16 Sep 2017
It was in the 60s when Simon and Garfunkel recorded their famous song, “The Sounds of Silence.”
I must confess that I do enjoy what I know of as “The Sounds of Silence.” Nothing is more relaxing than sitting back with a cup of coffee and enjoying the silence as it whistled by. This has become a rather infrequent period for me.
I love the silence and I enjoy the peace and quiet it brings.
The problem is, silence can be taken too far.
Recently, we were the target of a ferocious hurricane who tried to have her way with us. She snorted, huffed, puffed and stomped her way up through the state of Florida. As it turned out, although there was a tremendous amount of damage, it was not as bad as expected. That is something we can thank God for.
For almost a week, we were privileged to have her presence in our state. She did not stay as long as we expected and we were quite happy to see her go. The further north she went the less strength she had. The state of Florida simply exhausted her.
Here in Florida we are used to high winds and that sort of thing. Water, rain and flooding are a common occurrence here. We did have some record high flooding, but in the mainstream, we endured and got through it.
Many people were out of electricity for days and some for weeks at a time.
The Gracious Mistress of the Parsonage and her faithful companion did not lose electricity. We did lose, however, our Internet, phone and TV. That covered pretty much everything in our house.
My wife had her car filled with gas while I on the other hand, did not. I did not think it would last long, so I stuck it out because I really had no place to go. Where would I go?
Almost everything was closed. Even the gas stations at one point closed. Restaurants were closed so I could not go out and have lunch. Therefore, even though I did not have gas, I really did not need gas. I really had nowhere to go.
I did have a plan, though. I figured if we had to go somewhere, we could use my wife’s car. She always has plenty of gas, so I wasn’t worried.
Many people around us lost their electricity and I figured we would lose ours too. We did not and so I was most grateful. At least I could set in the living room with the air conditioner on enjoying myself.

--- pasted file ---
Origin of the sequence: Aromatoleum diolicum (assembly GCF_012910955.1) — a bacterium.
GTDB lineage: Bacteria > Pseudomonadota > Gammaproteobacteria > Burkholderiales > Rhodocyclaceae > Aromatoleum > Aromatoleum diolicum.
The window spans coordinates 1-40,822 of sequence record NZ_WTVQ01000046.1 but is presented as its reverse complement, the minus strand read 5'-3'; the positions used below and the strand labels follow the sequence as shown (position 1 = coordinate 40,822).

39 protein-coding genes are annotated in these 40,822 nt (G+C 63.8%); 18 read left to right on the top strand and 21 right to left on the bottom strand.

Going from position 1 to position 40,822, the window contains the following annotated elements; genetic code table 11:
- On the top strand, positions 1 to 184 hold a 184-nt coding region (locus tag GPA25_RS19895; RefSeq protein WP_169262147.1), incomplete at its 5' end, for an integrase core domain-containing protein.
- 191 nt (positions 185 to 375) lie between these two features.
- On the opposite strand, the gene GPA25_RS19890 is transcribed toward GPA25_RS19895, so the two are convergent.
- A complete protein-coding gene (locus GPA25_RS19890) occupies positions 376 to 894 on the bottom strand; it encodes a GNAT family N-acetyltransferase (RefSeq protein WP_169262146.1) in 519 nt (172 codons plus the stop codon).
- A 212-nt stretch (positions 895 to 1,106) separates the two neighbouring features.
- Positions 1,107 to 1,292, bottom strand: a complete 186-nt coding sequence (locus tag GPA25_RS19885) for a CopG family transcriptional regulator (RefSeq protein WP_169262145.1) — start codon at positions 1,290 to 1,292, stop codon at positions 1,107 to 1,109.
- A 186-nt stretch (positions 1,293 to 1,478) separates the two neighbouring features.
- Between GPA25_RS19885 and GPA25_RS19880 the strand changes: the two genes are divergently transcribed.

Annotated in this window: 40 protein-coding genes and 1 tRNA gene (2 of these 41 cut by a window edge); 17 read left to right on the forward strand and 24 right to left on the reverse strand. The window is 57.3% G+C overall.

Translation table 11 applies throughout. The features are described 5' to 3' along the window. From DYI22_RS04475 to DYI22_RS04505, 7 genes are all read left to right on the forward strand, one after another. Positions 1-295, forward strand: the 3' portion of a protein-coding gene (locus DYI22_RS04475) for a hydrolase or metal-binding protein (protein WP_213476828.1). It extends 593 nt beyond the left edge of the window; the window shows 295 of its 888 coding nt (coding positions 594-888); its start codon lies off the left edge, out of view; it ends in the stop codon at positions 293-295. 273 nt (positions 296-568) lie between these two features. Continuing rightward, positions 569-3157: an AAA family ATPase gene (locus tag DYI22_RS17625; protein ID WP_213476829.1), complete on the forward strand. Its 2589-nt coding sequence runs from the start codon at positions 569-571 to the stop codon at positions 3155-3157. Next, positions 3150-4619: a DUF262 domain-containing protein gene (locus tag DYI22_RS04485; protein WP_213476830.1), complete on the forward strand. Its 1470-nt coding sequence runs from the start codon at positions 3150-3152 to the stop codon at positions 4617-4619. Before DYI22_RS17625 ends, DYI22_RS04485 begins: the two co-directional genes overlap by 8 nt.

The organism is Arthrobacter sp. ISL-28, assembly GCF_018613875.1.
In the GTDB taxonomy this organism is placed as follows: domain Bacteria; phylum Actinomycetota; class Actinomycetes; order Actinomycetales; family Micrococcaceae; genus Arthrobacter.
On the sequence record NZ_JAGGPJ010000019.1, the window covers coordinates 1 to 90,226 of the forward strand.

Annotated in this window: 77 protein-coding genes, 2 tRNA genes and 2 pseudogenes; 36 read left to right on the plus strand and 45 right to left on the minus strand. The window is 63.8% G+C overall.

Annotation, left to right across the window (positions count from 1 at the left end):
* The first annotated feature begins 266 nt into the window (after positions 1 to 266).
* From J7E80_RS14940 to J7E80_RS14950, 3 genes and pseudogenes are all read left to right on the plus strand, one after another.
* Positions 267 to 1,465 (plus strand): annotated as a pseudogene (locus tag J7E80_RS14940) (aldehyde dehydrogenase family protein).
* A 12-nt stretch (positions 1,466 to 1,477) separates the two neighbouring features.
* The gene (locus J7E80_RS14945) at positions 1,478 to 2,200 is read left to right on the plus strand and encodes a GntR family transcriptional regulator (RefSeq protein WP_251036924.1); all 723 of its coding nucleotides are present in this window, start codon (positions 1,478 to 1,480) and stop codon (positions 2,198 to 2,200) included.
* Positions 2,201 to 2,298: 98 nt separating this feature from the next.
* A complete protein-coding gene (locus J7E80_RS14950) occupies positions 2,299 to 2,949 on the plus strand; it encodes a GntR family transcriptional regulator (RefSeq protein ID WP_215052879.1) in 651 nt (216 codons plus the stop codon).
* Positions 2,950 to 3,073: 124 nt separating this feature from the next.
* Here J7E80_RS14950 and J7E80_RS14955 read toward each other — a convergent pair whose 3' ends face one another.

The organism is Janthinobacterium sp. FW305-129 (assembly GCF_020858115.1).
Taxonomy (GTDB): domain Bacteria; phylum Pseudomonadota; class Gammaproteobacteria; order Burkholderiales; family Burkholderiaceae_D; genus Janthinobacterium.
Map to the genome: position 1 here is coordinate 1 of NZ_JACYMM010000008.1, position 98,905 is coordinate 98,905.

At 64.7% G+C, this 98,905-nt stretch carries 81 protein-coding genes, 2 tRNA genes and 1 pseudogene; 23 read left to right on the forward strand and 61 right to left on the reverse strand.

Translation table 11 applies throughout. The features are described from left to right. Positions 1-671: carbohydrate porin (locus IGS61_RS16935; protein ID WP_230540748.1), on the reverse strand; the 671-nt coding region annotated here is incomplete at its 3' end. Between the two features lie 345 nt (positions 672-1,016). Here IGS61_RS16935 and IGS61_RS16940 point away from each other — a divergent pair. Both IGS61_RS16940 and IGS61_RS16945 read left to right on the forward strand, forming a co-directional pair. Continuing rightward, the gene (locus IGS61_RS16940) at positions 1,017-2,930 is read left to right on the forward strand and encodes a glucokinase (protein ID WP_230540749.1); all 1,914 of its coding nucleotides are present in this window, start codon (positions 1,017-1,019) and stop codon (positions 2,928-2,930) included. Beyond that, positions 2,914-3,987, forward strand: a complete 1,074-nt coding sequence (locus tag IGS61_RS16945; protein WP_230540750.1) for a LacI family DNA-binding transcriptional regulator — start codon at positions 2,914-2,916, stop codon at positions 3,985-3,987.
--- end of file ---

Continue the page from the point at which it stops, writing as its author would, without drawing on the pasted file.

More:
As the days turned into more than I can remember, it started to get rather boring. We had no Internet or phone or TV so I did not know what was going on around us. It was quite exasperating to me.
I like to know what’s going on and what’s happening and what to expect.
“Just relax,” my wife said rather calmly, “everything is all right and we have nothing to fear.”
It wasn’t anything I wanted to Fear, there were just things I wanted to Know. Fear and Know are two very different things.
Then she said something, which she thought, would calm me down a little bit.
“Remember,” she said most seriously, “that song by Simon and Garfunkel?”
I knew where she was going with this, but I had nothing else to do so I thought I would play along.
“No, I don’t,” I said as seriously as possible. “I can’t remember that far back.”
She scowled at me and then continued, “The Sounds of Silence.”
“We have electricity, the air conditioning is running, the refrigerator is okay and the stove is working so I can cook. We don’t have anything to worry about.”
“Just listen,” she continued, “to those wonderful sounds of silence.”
It was about that time that the rain came down in torrential fury. I looked at her and smiled and she whirled back to the kitchen to cook supper.
Silence is wonderful if you’re in control of it. Too much silence can get a little bit aggravating, at least to someone like me. I enjoy the silence when I can open a book and enjoy the literature before me. Then I like to get on the Internet or TV and find out what is happening in the world.
Too much silence can be aggravating and then I got to thinking, what in the world did people do before we had electricity?
This gave me a new appreciation for the things that I have. During those “Sounds of Silence,” I began to think about all the blessings I have in my life. Most of the time we do not appreciate what we have until we do not have them any longer.
What is the one thing I could do without? That is a hard question to ask, but I thought about it during the silence. One of the things I want to learn from this experience is to every day appreciate what I have because tomorrow I may not have it any longer.
I thought about what David wrote in the book of Psalms. “This is the day which the LORD hath made; we will rejoice and be glad in it.” (Psalms 118:24).
I only have one chance to rejoice and be glad in today, and I’m going to take it as much as I can.